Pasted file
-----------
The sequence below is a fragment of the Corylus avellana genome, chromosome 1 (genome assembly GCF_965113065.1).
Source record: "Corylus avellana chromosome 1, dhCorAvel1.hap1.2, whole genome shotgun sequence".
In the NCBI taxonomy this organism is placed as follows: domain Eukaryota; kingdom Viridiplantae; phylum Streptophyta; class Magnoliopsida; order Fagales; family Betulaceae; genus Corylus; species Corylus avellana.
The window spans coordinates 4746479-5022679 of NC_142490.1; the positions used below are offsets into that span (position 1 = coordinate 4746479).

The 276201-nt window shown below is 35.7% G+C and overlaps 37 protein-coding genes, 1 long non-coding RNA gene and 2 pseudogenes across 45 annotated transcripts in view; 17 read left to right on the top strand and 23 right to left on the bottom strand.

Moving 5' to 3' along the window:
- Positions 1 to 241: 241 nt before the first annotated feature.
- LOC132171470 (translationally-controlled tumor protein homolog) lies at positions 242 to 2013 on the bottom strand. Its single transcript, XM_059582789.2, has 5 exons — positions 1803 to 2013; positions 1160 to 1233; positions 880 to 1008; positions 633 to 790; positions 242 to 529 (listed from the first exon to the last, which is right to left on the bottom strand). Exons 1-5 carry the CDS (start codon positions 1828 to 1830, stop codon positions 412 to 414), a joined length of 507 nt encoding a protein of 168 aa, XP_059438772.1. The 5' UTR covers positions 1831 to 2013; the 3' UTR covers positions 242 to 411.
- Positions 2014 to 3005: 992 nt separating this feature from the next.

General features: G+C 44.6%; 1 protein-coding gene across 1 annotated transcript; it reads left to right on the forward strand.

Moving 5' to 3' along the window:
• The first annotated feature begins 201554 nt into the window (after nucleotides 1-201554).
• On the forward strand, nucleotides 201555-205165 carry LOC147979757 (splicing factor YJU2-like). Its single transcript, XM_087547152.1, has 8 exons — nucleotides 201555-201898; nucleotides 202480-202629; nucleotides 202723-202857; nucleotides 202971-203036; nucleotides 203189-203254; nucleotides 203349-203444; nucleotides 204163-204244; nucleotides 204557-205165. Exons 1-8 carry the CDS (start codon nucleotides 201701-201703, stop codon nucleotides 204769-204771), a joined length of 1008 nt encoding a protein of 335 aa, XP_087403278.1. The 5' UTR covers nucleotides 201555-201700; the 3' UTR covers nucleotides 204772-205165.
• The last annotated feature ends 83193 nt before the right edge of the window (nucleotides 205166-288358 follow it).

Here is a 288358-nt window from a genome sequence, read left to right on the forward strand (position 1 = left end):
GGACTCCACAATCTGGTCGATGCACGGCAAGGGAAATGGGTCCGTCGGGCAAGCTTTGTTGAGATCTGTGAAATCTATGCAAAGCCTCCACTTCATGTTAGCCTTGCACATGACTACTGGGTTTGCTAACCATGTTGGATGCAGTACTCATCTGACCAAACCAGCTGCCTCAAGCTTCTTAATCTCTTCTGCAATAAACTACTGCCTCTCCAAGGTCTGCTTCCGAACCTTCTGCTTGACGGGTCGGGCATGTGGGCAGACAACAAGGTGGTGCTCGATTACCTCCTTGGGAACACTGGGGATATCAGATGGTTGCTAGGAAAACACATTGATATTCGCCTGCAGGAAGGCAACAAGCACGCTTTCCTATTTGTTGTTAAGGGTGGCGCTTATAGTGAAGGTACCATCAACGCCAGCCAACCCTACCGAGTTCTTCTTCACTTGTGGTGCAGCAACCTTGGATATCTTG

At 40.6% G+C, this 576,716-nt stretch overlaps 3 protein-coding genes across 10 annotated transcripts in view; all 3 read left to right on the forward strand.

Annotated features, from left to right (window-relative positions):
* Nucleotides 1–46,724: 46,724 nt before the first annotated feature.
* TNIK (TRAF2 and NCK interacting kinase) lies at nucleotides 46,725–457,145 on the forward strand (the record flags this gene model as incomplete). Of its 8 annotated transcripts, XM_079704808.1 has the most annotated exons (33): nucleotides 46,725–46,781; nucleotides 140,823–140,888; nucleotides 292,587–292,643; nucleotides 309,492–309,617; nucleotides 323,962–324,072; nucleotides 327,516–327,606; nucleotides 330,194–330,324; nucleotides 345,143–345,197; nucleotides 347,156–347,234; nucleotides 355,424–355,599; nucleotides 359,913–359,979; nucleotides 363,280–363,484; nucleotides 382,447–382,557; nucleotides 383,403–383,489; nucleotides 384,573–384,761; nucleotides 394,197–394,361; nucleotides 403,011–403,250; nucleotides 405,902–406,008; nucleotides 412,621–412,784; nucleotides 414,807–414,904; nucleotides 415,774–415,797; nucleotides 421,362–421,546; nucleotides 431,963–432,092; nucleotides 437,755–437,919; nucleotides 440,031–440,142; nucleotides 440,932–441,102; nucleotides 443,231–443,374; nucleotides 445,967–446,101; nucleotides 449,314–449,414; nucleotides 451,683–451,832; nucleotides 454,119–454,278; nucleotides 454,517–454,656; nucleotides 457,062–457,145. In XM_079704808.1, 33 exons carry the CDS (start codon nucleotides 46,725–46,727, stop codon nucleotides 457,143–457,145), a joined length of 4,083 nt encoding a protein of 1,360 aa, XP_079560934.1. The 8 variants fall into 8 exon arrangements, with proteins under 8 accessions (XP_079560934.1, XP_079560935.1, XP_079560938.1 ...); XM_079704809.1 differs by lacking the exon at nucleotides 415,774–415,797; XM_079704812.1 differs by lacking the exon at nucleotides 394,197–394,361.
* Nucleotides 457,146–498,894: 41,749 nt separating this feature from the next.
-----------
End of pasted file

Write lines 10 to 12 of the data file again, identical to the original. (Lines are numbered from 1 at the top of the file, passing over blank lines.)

General features: G+C 44.6%; 1 protein-coding gene across 1 annotated transcript; it reads left to right on the forward strand.

Moving 5' to 3' along the window:
• The first annotated feature begins 201554 nt into the window (after nucleotides 1-201554).